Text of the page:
NCERT Solutions for Class 8 English Chapter 9 - The Great Stone Face - I
Chapter 9 - The Great Stone Face - I Exercise 129
The Great Stone Face stood miles away from where Ernest and his mother lived.
Gathergold was very rich.
The Great Stone Face seemed to suggest that Earnest should not lose heart, but believe that the man whose face resembled the Great Stone Face would come.
Chapter 9 - The Great Stone Face - I Exercise 130
(i) The Great Stone Face was a work of nature. It was formed on the perpendicular side of a mountain by some immense rocks that had been thrown together so that when viewed at a proper distance, they resembled the features of a human face. If however the spectator approached too near, he lost the outline of the enormous face and could see only a heap of gigantic rocks piled one upon the other.
(ii) Gazing at the Great Stone Face, young Ernest wished that it could speak because it looked so very kindly that he was convinced that its voice would be pleasant. He also said that if he ever saw a man with such a face, he would love him very much.
The story that was attributed to the Stone Face was that at some future day, a child would be born near there, and he would be destined to become the greatest and noblest person of his time. His face, in manhood, would bear an exact resemblance to the Great Stone Face.
The people got the idea that the prophecy was about to come true from a rumour that went throughout the valley. The rumour was that the great man, who was to bear a resemblance to the Great Stone Face, had appeared at last. Many years before, a young man named Gathergold had left the valley and settled at a distant seaport. He had set up as a shopkeeper and being sharp in business matters, had become so rich that it would have taken him a hundred years only to count his wealth. In time, he thought of his native valley, and decided to go back there and end his days where he had been born. The people believed that this was the prophesied man.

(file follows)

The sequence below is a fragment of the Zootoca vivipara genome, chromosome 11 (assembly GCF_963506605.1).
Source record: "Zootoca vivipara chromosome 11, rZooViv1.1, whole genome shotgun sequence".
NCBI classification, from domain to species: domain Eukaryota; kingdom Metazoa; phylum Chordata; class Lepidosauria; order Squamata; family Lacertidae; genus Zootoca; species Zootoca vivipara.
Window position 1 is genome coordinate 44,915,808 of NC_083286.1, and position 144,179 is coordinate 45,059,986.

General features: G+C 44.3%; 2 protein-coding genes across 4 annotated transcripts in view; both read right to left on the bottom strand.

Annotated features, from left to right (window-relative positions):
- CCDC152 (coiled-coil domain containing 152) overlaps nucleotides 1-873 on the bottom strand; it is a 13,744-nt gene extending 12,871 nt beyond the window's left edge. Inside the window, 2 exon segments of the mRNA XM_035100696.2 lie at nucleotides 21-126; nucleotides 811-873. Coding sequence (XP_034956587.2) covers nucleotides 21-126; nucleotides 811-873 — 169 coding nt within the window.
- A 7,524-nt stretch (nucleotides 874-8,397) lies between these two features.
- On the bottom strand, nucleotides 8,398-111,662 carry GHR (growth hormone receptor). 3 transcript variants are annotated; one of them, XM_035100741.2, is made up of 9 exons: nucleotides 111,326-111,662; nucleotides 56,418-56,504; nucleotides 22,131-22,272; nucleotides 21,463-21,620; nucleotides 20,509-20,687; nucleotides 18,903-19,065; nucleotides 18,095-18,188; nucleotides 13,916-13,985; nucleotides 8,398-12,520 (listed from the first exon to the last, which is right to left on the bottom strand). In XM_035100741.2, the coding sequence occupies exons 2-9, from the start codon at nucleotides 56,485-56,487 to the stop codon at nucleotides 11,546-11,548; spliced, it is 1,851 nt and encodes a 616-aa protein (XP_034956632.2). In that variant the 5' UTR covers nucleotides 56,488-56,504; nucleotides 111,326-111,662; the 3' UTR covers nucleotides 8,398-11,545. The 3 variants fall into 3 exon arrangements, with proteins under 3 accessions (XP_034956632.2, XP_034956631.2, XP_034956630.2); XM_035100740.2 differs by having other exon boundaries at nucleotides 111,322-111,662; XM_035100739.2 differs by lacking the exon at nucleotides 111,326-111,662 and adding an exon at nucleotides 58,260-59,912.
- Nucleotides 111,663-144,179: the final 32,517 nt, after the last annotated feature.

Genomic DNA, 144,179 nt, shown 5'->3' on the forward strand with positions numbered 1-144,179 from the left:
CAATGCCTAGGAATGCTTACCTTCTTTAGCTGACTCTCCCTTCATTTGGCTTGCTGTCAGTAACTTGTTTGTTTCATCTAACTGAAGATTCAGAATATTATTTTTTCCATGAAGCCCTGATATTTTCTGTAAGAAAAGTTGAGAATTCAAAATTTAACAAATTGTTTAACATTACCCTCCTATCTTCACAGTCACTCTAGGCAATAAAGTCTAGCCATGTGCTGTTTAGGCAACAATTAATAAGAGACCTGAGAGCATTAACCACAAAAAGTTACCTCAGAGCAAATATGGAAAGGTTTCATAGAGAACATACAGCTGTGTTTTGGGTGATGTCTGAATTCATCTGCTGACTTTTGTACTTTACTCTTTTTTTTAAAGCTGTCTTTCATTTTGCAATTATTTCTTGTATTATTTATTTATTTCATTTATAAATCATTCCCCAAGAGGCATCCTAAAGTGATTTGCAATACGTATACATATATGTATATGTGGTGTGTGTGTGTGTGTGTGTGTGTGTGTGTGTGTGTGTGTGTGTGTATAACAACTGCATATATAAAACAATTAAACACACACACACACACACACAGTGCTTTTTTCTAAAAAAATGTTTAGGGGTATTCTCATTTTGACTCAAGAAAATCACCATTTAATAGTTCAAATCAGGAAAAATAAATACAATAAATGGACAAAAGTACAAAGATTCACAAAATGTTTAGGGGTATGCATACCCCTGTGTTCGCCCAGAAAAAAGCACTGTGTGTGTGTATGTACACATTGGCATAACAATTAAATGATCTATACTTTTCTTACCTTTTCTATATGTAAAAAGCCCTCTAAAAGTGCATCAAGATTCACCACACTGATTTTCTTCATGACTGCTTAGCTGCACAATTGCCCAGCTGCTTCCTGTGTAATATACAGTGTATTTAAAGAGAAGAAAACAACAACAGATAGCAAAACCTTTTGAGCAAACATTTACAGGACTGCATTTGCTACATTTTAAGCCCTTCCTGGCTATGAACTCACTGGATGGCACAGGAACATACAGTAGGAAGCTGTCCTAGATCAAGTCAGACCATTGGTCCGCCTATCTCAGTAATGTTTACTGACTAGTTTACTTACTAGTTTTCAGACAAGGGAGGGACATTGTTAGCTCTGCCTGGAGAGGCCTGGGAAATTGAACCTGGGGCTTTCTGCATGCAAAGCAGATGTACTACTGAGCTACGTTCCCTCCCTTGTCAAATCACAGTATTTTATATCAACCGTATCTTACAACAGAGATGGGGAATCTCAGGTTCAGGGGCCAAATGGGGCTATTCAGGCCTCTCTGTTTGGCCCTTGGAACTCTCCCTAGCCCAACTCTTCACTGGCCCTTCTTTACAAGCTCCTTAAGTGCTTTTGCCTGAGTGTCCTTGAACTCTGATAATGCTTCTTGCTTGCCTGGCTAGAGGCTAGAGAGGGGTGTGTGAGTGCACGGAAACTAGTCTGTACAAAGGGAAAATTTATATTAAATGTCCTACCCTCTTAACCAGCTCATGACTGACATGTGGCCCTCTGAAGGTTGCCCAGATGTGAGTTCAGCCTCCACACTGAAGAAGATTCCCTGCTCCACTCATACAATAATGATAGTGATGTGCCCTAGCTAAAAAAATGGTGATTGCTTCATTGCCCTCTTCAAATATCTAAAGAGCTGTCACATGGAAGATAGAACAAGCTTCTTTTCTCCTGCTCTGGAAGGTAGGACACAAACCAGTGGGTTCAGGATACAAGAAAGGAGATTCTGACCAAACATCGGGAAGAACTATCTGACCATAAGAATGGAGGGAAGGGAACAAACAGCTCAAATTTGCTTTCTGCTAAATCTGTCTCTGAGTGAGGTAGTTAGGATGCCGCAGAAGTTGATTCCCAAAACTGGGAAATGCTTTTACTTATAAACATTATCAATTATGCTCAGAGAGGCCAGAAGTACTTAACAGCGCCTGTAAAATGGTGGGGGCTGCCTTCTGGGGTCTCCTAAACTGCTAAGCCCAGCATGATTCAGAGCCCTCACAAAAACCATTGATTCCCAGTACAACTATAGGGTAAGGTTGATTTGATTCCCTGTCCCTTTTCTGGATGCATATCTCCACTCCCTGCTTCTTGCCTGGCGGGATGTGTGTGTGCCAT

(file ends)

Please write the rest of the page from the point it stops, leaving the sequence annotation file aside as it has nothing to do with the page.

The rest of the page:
(i) No, Ernest did not see in Gathergold the likeness of the Stone Face.
(ii) He confided in the Great Stone Face. When everybody else believed that Gathergold resembled the Stone Face, he turned away from the wrinkled shrewdness of that unpleasant face and gazed up the valley, where the Stone Face seemed to say "He will come! Fear not, Ernest; the man will come!" He was proved right when later Gathergold died and was buried. His wealth, which was the body and spirit of his existence, had disappeared before his death. Since the time he lost his gold, it had been generally agreed that there was no likeness between him and the majestic face upon the mountain.
(i) The people believed that General Blood-and-Thunder was their man because he was another son of the valley who had become a soldier many years before. After a great deal of hard fighting, he became a famous commander. He had lately expressed a desire to return to his native valley as he was old and tired. Preparations of welcoming him were made. It was being said that at last, the likeness of the Great Stone Face had actually appeared. When they saw him, they could see the resemblance and were sure that he was the man as they believed he was the greatest man of that or any other age beyond a doubt.
(ii) When Ernest compared the man's face with the Stone Face, he concluded that there was no resemblance. If there was such a likeness as the crowd proclaimed, then Ernest could not recognise it.
(i) lofty loftiness (vi) enormous enormity
(ii) able ability (vii) pleasant pleasantness
(iii) happy happiness (viii) dense density
(iv) near nearness (ix) great greatness
(v) noble nobility (x) stable stability
(i) Why didn't you turn up at the meeting? We all were eagerly waiting for you.
(ii) Kindly write your name and address in capital letters.
(iv) It is perfectly believable that I am not responsible for this mess.
(v) He fell over the step and nearly broke his arm.
(i) I will phone you when I will get home from school.
(ii) Hurry up! Madam will be annoyed if we are late.
(iii) If it rains today, we will not go to the play.
(iv) When you see Mandal again, you will not recognize him. He is growing a beard.
(v) We are off today. We will write to you after we are back.
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